It helps that there are so many quality options surrounding her.
"That is one of our strengths," says Jensen, "we are really creative up top because we have so many attackers who can do so much on the field. It throws the defense off, and when we're moving around constantly with different people it helps give us more chances at the goal."
That said, often the best chance at the goal is when the 5-foot-7 standout is in relentless pursuit of the ball.
"Soccer is a great game because it takes all types of players," says Hollewijn, "but she's one of those who just wants to go at you. She's going straight for the throat and there's not a lot of dancing around, it's not like she's indecisive at all. When she's got the ball, she's got one thing on her mind and that's how she's going to get past someone to get toward the goal."
Each game has posed a different set of challenges for Jensen, who now routinely shadow her every move. Still, she's found a way to contribute.
"It's hard to play like that with somebody constantly on you but that's how it's been for a lot of the games in the second half of the season," she admits. "I usually just keep playing how I've been playing and maybe try to dribble through them or hopefully open something up for my teammates."
One aspect of Jensen's game Hollewijn appreciates is that, no matter how the game has played out, she keeps her game in high gear until the final horn.
"You have to watch her for a variety of different reasons," says the third-year head coach. "Some games she's in she's quiet but then she'll pop up at the right moment and come up with the big play. And in other games she's busy with the ball and driving defenses crazy."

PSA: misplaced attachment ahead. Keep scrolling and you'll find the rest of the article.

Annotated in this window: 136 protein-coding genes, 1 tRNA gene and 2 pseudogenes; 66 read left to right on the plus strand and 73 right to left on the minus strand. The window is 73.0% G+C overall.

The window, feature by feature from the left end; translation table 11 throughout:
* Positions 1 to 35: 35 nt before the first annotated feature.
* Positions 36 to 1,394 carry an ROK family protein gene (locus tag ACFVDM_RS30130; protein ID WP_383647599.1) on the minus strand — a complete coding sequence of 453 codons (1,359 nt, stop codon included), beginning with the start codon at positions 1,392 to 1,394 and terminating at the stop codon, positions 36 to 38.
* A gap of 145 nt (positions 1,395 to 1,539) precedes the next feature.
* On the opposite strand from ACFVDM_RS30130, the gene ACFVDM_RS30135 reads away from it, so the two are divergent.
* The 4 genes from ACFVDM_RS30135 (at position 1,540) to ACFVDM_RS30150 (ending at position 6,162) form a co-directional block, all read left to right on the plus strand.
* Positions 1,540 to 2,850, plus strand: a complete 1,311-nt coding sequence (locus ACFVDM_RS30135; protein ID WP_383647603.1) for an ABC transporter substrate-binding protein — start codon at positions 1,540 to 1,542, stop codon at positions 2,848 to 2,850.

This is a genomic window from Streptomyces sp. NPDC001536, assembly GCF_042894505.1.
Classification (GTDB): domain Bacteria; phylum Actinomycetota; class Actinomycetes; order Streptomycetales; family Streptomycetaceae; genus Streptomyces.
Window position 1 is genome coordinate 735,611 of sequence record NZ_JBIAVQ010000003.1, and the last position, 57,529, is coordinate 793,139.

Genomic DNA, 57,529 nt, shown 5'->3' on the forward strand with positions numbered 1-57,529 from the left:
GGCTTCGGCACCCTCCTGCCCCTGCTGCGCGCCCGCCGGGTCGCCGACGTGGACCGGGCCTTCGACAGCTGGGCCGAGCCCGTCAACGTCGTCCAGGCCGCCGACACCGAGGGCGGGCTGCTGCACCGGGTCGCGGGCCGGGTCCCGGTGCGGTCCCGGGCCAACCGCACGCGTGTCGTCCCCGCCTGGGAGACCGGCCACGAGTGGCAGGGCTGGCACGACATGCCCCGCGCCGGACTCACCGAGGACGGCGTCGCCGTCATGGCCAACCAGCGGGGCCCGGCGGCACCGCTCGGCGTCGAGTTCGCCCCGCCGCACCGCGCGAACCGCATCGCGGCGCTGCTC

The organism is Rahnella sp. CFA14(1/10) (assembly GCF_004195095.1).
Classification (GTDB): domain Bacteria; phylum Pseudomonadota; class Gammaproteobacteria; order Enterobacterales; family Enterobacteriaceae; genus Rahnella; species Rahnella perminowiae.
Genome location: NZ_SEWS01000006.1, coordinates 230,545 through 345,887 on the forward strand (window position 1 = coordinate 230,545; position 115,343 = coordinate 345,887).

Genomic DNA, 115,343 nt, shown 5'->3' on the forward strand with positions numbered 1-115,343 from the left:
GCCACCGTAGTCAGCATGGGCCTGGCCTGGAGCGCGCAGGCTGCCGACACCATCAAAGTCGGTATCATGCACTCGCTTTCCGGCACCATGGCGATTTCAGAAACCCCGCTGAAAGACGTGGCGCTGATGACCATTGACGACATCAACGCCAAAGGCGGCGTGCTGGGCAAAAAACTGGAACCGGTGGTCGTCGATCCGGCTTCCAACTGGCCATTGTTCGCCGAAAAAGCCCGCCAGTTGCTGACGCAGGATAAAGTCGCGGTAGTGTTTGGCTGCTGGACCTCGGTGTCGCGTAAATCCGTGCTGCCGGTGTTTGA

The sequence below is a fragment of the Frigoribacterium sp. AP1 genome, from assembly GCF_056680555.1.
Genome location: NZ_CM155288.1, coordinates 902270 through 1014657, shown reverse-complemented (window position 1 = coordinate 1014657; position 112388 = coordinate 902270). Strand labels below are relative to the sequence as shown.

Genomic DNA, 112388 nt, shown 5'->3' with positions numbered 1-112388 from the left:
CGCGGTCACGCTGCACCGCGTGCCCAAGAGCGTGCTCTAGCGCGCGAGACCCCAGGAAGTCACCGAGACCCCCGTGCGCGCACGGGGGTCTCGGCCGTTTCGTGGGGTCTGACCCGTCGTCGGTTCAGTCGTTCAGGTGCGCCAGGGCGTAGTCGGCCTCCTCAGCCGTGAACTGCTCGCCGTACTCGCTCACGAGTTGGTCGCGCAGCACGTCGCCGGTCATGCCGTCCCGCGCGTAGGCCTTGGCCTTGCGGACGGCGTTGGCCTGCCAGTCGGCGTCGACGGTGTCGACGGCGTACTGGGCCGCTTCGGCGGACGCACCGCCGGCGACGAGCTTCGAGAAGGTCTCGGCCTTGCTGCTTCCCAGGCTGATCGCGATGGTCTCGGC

Either method will be a welcome sight when South Medford opens the state playoffs against defending Class 6A state champion Thurston, which placed fourth in Special District 2 and played to a scoreless tie with SOH co-champion North Medford earlier this season.
"That is a lot of pressure thrown out playing against the defending state champion," says Jensen, "but we feel like if we play our game then we should have a chance."
In the past two seasons, the Panthers have been unable to get out of the first round despite playing sensational matches. In 2011, Jensen was pulled up from the JV and set up the equalizing goal that sent South Medford into overtime at Grant High, which ultimately prevailed 3-2 in overtime. Last year, the Panthers played 100 scoreless minutes at Lincoln before losing 1-0 when the Cardinals held a 3-2 advantage on penalty kicks in the shootout.
"This year it's a different experience for us and the girls and a great one at that because we get to build off hosting in the first round," says Hollewijn. "We are totally excited about where we're at but we're not taking anything for granted. Thurston returns several players who know what it takes to get to that next level and that's what we're learning how to do now. Each year we've climbed in the state rankings and we're just hoping to keep making steps in the right direction."
And with Jensen taking the lead, anything seems possible for the Panthers.